Friday, July 18, 2014

Friday 80s Flashback for July 18, 2014

[No Age] -- SST Records was launched in 1978 as a punk label. Founded by Greg Ginn, the leader of and primary songwriter for Black Flag, SST had originally been an electronics company called Solid State Transmitters. He repurposed the company as a record label so he could independently release his band's material and distribute other musicians who couldn't get a major label deal or just didn't want to deal with the demands and loss of artistic control that would come with such a deal. From this humble beginning, Ginn built SST to become the most influential underground label of the 80s. The Minutemen, Hüsker Dü, the Meat Puppets, Soundgarden, and many others released seminal albums on SST. However, near the end of the 80s, Ginn's label acquired New Alliance Records and, after re-issuing some of their key releases on SST, he redirected New Alliance to focus on experimental jazz, unusual rock, and spoken word performances. This activity, along with the overall diminishing of SST's roster, really took the glow off SST for many of their fans. In the midst of this, in 1987, SST released the compilation album, No Age. No Age is a double LP set clocking in at a little over an hour. Notably, it's a collection of avant-garde (for the time) instrumental music. This is notable because, although SST had started delving into jazz releases, all the bands on this compilation hail from SST's staple of punk and underground rock artists.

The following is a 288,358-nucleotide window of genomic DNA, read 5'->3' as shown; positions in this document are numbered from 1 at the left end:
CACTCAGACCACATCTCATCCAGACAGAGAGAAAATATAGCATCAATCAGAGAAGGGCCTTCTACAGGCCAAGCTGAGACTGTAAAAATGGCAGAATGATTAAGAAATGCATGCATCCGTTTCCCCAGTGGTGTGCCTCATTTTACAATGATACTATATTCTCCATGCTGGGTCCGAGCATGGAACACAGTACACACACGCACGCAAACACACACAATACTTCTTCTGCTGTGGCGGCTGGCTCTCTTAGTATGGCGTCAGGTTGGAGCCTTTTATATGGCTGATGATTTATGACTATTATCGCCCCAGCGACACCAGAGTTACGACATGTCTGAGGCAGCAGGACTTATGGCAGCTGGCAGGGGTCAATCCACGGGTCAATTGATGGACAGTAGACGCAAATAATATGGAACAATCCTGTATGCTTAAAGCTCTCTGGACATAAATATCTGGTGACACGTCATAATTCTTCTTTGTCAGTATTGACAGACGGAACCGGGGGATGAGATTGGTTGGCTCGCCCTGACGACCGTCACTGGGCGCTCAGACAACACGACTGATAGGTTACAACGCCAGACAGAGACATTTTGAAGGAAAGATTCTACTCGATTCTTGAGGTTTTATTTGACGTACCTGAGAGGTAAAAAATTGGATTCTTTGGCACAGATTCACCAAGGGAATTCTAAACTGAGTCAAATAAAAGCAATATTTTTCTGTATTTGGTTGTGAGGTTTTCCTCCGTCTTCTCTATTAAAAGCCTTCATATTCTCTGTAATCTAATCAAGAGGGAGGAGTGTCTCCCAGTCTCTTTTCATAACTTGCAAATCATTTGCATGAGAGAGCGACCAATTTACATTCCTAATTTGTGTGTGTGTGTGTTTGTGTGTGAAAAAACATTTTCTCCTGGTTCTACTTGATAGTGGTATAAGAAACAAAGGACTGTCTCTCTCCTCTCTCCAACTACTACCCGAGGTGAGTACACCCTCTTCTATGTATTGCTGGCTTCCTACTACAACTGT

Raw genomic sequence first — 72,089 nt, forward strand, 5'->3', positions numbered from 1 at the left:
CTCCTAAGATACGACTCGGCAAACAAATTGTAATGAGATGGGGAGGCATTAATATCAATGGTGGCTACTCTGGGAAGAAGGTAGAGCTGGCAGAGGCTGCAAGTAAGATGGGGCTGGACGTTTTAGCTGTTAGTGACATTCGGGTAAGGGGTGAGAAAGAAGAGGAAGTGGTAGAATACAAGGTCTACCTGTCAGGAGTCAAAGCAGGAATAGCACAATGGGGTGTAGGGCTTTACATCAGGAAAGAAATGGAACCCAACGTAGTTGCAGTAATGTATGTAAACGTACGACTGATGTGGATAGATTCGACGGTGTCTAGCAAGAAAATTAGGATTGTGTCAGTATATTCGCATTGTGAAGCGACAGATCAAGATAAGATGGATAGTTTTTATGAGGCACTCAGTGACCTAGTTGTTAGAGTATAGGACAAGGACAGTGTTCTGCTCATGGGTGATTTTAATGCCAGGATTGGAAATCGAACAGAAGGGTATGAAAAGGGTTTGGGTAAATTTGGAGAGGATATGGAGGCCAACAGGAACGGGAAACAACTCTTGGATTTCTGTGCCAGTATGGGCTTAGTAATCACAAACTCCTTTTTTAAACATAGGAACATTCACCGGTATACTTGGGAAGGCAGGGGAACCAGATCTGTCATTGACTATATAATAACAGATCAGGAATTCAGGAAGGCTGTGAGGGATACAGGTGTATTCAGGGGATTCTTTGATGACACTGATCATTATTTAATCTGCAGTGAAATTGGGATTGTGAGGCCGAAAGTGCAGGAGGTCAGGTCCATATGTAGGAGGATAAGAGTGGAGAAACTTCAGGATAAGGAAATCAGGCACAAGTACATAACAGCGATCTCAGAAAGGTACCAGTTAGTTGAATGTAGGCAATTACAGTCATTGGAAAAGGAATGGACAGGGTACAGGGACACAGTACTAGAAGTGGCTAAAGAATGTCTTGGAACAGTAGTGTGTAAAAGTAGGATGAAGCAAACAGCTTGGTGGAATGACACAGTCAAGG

To give you a taste of this unusual release, which remains one of my favorite compilations, I have selected three tunes and created a playlist on my SoundClound account. This playlist has the following songs:

  1. "Let's Go Places and Eat Things" by Scott Colby (from his 1987 solo release, Slide of Hand, an incredible showpiece of slide guitar virtuosity)
  2. "March of the Melted Army Men" by Lawndale (which later appeared on their own LP, Sasquatch Rock, a dazzling collection of surf guitar tinged alt rock)
  3. Over The Counter Culture by Alter-Natives, a flute and sax driven quartet keen on improv. 

The songs are embedded in a player below. Enjoy!

Once again, I remind you that the rule of three applies when doing Flashbacks. As I've made my three offerings, that's all till next week. Dedicated 80s-philes can find more flashbacks in the archives. As always, your comments are welcome on today's, or any other, flashback post. And if you like what I'm doing here, please share the link with your friends. If, however, you don't like the flashback, feel free to share it with your enemies.

And if you are on Twitter, and feel so inclined, please +K my influence in Music on @klout.

I'll see you in seven!

No comments: